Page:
No evidence that within-group male relatedness reduces harm to females in Drosophila.

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Serval ID
serval:BIB_6FBFD9DB3773
Type
Article: article from journal or magazin.
Collection
Publications
Title
No evidence that within-group male relatedness reduces harm to females in Drosophila.
Journal
Ecology and Evolution
Author(s)
Hollis B., Kawecki T.J., Keller L.
ISSN
2045-7758 (Electronic)
ISSN-L
2045-7758
Publication state
Published
Issued date
2015
Peer-reviewed
Oui
Volume
5
Number
4
Pages
979-983
Language
english
Abstract
Conflict between males and females over whether, when, and how often to mate often leads to the evolution of sexually antagonistic interactions that reduce female reproductive success. Because the offspring of relatives contribute to inclusive fitness, high relatedness between rival males might be expected to reduce competition and result in the evolution of reduced harm to females. A recent study investigated this possibility in Drosophila melanogaster and concluded that groups of brothers cause less harm to females than groups of unrelated males, attributing the effect to kin selection. That study did not control for the rearing environment of males, rendering the results impossible to interpret in the context of kin selection. Here, we conducted a similar experiment while manipulating whether males developed with kin prior to being placed with females. We found no difference between related and unrelated males in the harm caused to females when males were reared separately. In contrast, when related males developed and emerged together before the experiment, female reproductive output was higher. Our results show that relatedness among males is insufficient to reduce harm to females, while a shared rearing environment - resulting in males similar to or familiar with one another - is necessary to generate this pattern.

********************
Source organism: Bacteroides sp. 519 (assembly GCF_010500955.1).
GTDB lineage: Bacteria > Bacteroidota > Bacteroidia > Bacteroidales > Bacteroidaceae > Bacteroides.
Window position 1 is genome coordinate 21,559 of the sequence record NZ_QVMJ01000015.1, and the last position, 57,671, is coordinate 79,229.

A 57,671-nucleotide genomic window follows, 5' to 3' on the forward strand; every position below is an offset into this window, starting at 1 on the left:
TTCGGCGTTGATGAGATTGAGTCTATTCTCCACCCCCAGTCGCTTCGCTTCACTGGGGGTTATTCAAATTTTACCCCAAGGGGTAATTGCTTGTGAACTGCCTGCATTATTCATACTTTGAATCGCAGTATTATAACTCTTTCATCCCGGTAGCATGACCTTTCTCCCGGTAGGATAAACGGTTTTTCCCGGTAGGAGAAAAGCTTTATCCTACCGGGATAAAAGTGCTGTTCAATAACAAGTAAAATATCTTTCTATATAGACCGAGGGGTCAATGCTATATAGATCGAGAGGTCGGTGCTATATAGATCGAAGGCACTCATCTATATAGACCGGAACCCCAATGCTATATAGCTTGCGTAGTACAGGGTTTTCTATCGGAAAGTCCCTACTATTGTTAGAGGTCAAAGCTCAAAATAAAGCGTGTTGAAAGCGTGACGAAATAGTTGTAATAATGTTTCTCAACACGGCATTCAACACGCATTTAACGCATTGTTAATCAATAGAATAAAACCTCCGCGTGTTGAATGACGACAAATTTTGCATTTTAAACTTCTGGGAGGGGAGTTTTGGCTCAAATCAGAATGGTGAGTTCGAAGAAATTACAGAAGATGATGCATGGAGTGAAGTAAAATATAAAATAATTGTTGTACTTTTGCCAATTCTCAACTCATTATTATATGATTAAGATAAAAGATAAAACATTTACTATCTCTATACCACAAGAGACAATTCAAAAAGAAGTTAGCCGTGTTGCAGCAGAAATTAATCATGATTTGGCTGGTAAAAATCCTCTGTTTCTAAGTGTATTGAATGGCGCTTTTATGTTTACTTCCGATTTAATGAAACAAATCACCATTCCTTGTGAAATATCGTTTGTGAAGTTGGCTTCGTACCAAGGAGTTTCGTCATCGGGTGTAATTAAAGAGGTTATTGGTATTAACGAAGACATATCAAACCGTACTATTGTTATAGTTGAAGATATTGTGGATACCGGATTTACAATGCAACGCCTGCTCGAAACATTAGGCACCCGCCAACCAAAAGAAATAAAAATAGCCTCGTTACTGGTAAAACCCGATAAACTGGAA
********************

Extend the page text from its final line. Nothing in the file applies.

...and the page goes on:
Keywords
Drosophila, inclusive fitness, kin selection, relatedness, sexual antagonism, sexual conflict, social evolution
Pubmed
Web of science
Open Access
Yes
Create date
14/01/2015 17:39
Last modification date
20/08/2019 15:28
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